Transforming a street for the 21st CenturyRead More…
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Transforming a street for the 21st Century
Conditions at the intersection of SW First and Main Street, prior to the repairs funded by Fixing Our Streets. Photo by PBOT.
This blog post is the first installment of “A Look Back”, a column that examines completed Fixing Our Streets projects by revisiting the project’s goals and asking community members how they are feeling now that the project is complete. This first
piece will look back at a critical Fixing our Streets effort that fundamentally changed a gateway into downtown Portland: the SW Main Street Project.
(Dec. 6, 2019) Back in September 2017, construction began on SW Main Street between First and Third avenues, providing a much-needed facelift. This section of roadway was failing many modes of transportation. At that time, this street was cracked, sagging, and had sizeable potholes that posed a serious threat to pedestrians and cyclists alike. People biking using the Hawthorne Bridge to enter downtown—one of the busiest bike routes in North America—had to dart, swerve, and dodge potholes just to pass through this section of road. Worsening an already precarious situation, the street striping forced bus and bicycle traffic to engage in a dangerous act of weaving amongst each other in the middle of the intersection. The street was in dire need of improvements.
Improvements for SW Main Street, funded by Fixing Our Streets, included replacing the base underneath the road surface and paving the street to extend its lifespan by 15 to 20 years. A concrete bus pad was also added at the bus stop. Concrete is a better material for bus stops because the weight and heat generated by stopped buses can create wheel ruts in asphalt, while concrete is stronger and can hold up for longer.
The new street striping design added a bike box to increase visibility of people on bicycles coming off the Hawthorne Bridge at SW Main Street and First Avenue. It also added green paint to bike lanes, as well as areas where bike traffic and vehicle traffic intersect. The city added smaller green boxes—called “turn queue boxes”—to make it easier for people bicycling to turn. People bicycling can use these boxes as part of a two-stage turn and not have to merge across travel lanes. Sometimes called a “Copenhagen Left” this move is sometimes referred to locally as the “Portland Pivot.”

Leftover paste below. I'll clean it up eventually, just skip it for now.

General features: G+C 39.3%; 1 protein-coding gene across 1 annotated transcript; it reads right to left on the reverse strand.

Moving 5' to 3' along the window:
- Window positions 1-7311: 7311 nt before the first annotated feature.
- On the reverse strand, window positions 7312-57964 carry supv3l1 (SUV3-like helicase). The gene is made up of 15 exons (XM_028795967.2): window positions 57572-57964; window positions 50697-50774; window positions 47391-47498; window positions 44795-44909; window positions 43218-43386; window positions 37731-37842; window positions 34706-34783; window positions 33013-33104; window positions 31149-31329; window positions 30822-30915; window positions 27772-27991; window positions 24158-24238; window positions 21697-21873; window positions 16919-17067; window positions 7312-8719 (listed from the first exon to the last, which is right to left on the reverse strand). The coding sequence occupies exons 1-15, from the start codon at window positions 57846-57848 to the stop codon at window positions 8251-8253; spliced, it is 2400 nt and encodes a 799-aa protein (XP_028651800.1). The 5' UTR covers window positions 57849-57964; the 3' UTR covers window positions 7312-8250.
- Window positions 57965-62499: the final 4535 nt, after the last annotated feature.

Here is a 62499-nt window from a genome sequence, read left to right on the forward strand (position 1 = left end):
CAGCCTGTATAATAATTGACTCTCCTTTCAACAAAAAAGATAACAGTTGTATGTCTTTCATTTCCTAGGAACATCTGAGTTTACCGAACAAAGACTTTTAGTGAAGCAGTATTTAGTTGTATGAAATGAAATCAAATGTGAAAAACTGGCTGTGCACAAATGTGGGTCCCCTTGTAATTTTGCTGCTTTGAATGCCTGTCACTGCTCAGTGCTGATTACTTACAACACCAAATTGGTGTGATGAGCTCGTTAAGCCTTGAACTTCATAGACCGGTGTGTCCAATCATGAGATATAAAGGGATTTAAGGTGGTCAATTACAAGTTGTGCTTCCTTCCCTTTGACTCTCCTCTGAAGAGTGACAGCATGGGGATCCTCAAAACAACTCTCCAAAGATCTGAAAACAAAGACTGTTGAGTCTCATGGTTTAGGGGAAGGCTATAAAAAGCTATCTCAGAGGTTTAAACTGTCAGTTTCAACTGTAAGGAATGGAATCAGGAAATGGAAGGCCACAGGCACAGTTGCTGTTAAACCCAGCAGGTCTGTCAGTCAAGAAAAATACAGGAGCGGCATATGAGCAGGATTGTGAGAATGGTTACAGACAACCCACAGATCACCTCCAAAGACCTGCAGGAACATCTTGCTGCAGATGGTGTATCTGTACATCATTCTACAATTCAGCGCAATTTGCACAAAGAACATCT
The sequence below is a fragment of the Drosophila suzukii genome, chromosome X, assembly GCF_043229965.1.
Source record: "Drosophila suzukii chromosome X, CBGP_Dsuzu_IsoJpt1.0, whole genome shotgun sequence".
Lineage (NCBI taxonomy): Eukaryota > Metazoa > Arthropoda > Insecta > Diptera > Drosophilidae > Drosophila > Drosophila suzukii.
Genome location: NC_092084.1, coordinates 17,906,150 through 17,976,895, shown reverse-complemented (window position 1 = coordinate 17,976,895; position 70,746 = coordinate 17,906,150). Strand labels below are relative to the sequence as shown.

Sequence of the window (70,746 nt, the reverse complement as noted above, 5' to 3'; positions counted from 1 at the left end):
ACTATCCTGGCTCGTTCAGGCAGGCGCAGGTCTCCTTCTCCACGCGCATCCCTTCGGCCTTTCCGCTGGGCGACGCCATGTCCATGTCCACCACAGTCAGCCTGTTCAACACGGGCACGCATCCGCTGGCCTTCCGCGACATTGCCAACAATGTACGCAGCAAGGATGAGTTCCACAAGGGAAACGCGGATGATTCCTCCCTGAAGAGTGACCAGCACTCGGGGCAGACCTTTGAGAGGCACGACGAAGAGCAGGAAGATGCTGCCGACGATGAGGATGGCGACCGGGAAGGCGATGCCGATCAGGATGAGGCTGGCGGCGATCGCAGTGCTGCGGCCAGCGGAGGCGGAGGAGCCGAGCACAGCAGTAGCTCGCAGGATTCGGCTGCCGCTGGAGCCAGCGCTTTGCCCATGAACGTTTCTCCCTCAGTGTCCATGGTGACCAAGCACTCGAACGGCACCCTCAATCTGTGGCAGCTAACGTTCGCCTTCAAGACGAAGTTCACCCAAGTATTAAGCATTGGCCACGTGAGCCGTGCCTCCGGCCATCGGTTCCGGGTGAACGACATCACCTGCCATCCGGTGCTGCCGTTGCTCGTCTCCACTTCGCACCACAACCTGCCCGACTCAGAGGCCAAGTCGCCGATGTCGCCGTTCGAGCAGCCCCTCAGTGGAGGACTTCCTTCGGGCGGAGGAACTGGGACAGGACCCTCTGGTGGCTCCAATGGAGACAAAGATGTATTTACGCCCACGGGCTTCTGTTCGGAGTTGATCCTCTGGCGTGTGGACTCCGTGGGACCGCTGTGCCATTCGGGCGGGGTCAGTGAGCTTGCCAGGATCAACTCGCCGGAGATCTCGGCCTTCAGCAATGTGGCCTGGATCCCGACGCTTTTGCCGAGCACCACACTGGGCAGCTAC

Click here to see video of before and after
Recently, as a collaboration between Central City in Motion and Fixing Our Streets, PBOT crews installed Portland's first red “bus only” lane on SW Main Street between First and Second avenues. This second component of the SW Main Street project is part of a broad effort by PBOT to support better, more reliable bus service with innovative tools. Other cities that are experimenting with this new tool have made bus service more efficient by decreasing conflicts between buses and other road users. In New York City, after applying red lane treatments, lane violations fell by approximately 50% and illegal parking/standing in transit lanes decreased by over one third.
Checking in on a Friday morning commute, it was immediately apparent why SW Main Street is a key entrance into downtown Portland. Filling the sidewalk, pedestrians were swiftly moving while guzzling down their morning coffees. People biking whizzed by in the new lane, with scores pouring into downtown, resembling something akin to a locomotive train. Adding to the flurry of activity, buses entered at a steady rate delivering people to their destinations. Remarkably, thanks to the striping and road work, these different modes of transportation interacted seamlessly and safely. This interaction conjured up images of an opera, with various instruments (or modes) interacting with one another in impeccable form. This stood in stark contrast to the former reality of SW Main Street, where various modes of transportation had to dangerously weave amongst one another.